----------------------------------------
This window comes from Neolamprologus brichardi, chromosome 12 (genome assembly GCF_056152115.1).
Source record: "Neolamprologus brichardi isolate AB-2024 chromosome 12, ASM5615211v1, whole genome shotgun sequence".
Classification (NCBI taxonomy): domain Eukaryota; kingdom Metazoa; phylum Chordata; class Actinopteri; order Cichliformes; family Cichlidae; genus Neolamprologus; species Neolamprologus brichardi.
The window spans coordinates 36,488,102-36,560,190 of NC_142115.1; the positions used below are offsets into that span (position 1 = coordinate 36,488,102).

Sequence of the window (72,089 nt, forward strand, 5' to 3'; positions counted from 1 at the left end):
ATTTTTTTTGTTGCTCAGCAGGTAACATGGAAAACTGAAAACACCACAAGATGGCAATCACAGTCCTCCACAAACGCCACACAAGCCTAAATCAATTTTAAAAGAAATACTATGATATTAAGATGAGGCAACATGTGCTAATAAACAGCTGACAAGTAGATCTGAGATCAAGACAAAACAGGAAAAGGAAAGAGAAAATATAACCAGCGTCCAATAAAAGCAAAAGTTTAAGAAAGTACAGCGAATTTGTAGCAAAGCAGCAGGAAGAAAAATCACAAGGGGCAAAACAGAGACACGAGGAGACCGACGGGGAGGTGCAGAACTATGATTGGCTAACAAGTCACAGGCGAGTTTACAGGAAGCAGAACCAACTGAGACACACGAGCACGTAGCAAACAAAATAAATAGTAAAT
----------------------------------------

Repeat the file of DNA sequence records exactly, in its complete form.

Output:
This window comes from Neolamprologus brichardi, chromosome 12 (genome assembly GCF_056152115.1).
Source record: "Neolamprologus brichardi isolate AB-2024 chromosome 12, ASM5615211v1, whole genome shotgun sequence".
Classification (NCBI taxonomy): domain Eukaryota; kingdom Metazoa; phylum Chordata; class Actinopteri; order Cichliformes; family Cichlidae; genus Neolamprologus; species Neolamprologus brichardi.
The window spans coordinates 36,488,102-36,560,190 of NC_142115.1; the positions used below are offsets into that span (position 1 = coordinate 36,488,102).

Sequence of the window (72,089 nt, forward strand, 5' to 3'; positions counted from 1 at the left end):
ATTTTTTTTGTTGCTCAGCAGGTAACATGGAAAACTGAAAACACCACAAGATGGCAATCACAGTCCTCCACAAACGCCACACAAGCCTAAATCAATTTTAAAAGAAATACTATGATATTAAGATGAGGCAACATGTGCTAATAAACAGCTGACAAGTAGATCTGAGATCAAGACAAAACAGGAAAAGGAAAGAGAAAATATAACCAGCGTCCAATAAAAGCAAAAGTTTAAGAAAGTACAGCGAATTTGTAGCAAAGCAGCAGGAAGAAAAATCACAAGGGGCAAAACAGAGACACGAGGAGACCGACGGGGAGGTGCAGAACTATGATTGGCTAACAAGTCACAGGCGAGTTTACAGGAAGCAGAACCAACTGAGACACACGAGCACGTAGCAAACAAAATAAATAGTAAAT